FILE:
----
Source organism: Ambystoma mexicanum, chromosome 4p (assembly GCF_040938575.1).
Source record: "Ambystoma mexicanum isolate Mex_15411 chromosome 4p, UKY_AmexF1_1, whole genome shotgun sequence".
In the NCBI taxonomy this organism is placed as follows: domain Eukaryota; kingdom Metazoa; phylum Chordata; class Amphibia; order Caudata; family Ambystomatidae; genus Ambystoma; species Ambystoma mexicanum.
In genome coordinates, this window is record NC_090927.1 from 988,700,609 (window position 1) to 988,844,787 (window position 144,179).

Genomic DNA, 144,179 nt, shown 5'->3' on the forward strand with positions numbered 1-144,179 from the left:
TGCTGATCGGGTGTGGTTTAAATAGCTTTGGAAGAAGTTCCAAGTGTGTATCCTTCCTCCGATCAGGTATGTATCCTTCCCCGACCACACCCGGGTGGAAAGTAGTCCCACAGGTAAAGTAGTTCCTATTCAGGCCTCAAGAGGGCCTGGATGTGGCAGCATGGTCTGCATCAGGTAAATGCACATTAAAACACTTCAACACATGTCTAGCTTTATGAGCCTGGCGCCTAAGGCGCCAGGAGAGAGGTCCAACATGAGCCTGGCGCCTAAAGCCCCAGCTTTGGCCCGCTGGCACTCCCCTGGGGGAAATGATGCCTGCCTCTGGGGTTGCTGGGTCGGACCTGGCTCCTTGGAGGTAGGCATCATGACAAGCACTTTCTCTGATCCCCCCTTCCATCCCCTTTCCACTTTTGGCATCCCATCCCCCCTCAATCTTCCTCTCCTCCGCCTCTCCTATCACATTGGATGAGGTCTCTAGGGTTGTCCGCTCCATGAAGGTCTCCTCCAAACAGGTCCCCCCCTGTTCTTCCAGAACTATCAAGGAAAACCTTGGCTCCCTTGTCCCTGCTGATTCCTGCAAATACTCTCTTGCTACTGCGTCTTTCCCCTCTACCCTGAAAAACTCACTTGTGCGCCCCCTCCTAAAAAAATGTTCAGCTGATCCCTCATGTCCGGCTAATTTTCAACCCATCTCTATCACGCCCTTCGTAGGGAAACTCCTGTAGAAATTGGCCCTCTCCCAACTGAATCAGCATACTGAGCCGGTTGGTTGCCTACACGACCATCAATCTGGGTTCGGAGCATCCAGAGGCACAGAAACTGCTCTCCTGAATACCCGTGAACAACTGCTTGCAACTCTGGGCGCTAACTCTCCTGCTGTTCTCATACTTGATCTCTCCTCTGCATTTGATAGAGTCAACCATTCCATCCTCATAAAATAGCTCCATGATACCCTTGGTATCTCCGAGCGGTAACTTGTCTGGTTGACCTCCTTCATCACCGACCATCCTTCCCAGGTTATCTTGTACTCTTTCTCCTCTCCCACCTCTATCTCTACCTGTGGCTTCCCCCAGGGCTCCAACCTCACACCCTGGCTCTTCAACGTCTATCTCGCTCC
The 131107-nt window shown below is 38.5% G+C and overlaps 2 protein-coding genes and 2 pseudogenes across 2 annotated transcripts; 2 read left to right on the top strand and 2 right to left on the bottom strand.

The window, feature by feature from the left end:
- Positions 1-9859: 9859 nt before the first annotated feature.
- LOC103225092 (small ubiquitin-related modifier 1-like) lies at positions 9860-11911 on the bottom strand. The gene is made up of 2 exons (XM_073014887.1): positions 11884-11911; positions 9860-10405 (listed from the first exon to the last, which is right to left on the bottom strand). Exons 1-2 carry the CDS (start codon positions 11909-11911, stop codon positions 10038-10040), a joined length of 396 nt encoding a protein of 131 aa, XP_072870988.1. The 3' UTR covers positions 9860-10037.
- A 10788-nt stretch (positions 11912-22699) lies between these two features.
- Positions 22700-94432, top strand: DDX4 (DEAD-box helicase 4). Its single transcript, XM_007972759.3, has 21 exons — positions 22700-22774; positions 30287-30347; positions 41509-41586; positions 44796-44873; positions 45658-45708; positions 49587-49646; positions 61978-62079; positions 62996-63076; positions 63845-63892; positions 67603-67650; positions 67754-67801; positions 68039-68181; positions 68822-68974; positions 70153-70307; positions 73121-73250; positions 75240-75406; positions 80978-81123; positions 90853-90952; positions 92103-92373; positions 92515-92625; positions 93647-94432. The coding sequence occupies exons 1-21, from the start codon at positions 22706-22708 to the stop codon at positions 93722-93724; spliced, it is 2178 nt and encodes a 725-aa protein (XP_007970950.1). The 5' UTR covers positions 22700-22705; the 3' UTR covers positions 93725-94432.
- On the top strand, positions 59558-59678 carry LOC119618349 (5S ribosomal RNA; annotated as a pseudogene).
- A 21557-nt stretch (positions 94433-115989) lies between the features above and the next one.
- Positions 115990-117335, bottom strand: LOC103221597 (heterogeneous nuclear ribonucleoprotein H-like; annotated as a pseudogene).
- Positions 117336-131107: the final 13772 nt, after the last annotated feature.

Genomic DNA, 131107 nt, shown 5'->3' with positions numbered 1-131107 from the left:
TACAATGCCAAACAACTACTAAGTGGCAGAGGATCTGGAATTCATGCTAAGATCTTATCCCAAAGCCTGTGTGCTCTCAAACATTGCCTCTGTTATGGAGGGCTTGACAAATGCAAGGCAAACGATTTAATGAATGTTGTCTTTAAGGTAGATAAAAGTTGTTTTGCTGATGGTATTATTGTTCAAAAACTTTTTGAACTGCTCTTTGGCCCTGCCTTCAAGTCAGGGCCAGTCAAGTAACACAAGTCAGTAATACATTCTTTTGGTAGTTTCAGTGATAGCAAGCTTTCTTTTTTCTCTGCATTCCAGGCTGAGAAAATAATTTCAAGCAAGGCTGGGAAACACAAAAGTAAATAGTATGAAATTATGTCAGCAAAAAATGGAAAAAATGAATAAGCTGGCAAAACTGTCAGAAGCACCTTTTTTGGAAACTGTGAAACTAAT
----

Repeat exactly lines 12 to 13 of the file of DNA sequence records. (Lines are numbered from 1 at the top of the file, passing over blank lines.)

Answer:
- Positions 22700-94432, top strand: DDX4 (DEAD-box helicase 4). Its single transcript, XM_007972759.3, has 21 exons — positions 22700-22774; positions 30287-30347; positions 41509-41586; positions 44796-44873; positions 45658-45708; positions 49587-49646; positions 61978-62079; positions 62996-63076; positions 63845-63892; positions 67603-67650; positions 67754-67801; positions 68039-68181; positions 68822-68974; positions 70153-70307; positions 73121-73250; positions 75240-75406; positions 80978-81123; positions 90853-90952; positions 92103-92373; positions 92515-92625; positions 93647-94432. The coding sequence occupies exons 1-21, from the start codon at positions 22706-22708 to the stop codon at positions 93722-93724; spliced, it is 2178 nt and encodes a 725-aa protein (XP_007970950.1). The 5' UTR covers positions 22700-22705; the 3' UTR covers positions 93725-94432.
- On the top strand, positions 59558-59678 carry LOC119618349 (5S ribosomal RNA; annotated as a pseudogene).